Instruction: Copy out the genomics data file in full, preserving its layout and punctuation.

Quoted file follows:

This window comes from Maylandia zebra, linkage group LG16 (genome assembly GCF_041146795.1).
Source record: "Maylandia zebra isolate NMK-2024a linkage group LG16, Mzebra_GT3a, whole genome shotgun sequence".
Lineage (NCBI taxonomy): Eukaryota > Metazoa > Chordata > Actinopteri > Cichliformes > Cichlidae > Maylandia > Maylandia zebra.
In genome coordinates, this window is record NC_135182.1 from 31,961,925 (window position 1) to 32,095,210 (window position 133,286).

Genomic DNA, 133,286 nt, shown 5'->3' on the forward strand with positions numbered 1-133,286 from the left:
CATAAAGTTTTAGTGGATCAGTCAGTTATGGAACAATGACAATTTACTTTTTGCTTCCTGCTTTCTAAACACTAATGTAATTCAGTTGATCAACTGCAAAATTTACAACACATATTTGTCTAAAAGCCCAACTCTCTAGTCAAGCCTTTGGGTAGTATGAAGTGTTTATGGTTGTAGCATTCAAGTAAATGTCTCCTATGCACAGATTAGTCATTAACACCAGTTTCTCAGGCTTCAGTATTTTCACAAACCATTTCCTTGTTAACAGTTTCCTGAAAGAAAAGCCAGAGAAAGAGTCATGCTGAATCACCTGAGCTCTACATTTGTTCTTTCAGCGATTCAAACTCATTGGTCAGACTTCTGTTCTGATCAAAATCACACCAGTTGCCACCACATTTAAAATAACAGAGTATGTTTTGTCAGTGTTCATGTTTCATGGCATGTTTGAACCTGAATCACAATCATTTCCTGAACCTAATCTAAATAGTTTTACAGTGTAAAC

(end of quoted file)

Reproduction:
This window comes from Maylandia zebra, linkage group LG16 (genome assembly GCF_041146795.1).
Source record: "Maylandia zebra isolate NMK-2024a linkage group LG16, Mzebra_GT3a, whole genome shotgun sequence".
Lineage (NCBI taxonomy): Eukaryota > Metazoa > Chordata > Actinopteri > Cichliformes > Cichlidae > Maylandia > Maylandia zebra.
In genome coordinates, this window is record NC_135182.1 from 31,961,925 (window position 1) to 32,095,210 (window position 133,286).

Genomic DNA, 133,286 nt, shown 5'->3' on the forward strand with positions numbered 1-133,286 from the left:
CATAAAGTTTTAGTGGATCAGTCAGTTATGGAACAATGACAATTTACTTTTTGCTTCCTGCTTTCTAAACACTAATGTAATTCAGTTGATCAACTGCAAAATTTACAACACATATTTGTCTAAAAGCCCAACTCTCTAGTCAAGCCTTTGGGTAGTATGAAGTGTTTATGGTTGTAGCATTCAAGTAAATGTCTCCTATGCACAGATTAGTCATTAACACCAGTTTCTCAGGCTTCAGTATTTTCACAAACCATTTCCTTGTTAACAGTTTCCTGAAAGAAAAGCCAGAGAAAGAGTCATGCTGAATCACCTGAGCTCTACATTTGTTCTTTCAGCGATTCAAACTCATTGGTCAGACTTCTGTTCTGATCAAAATCACACCAGTTGCCACCACATTTAAAATAACAGAGTATGTTTTGTCAGTGTTCATGTTTCATGGCATGTTTGAACCTGAATCACAATCATTTCCTGAACCTAATCTAAATAGTTTTACAGTGTAAAC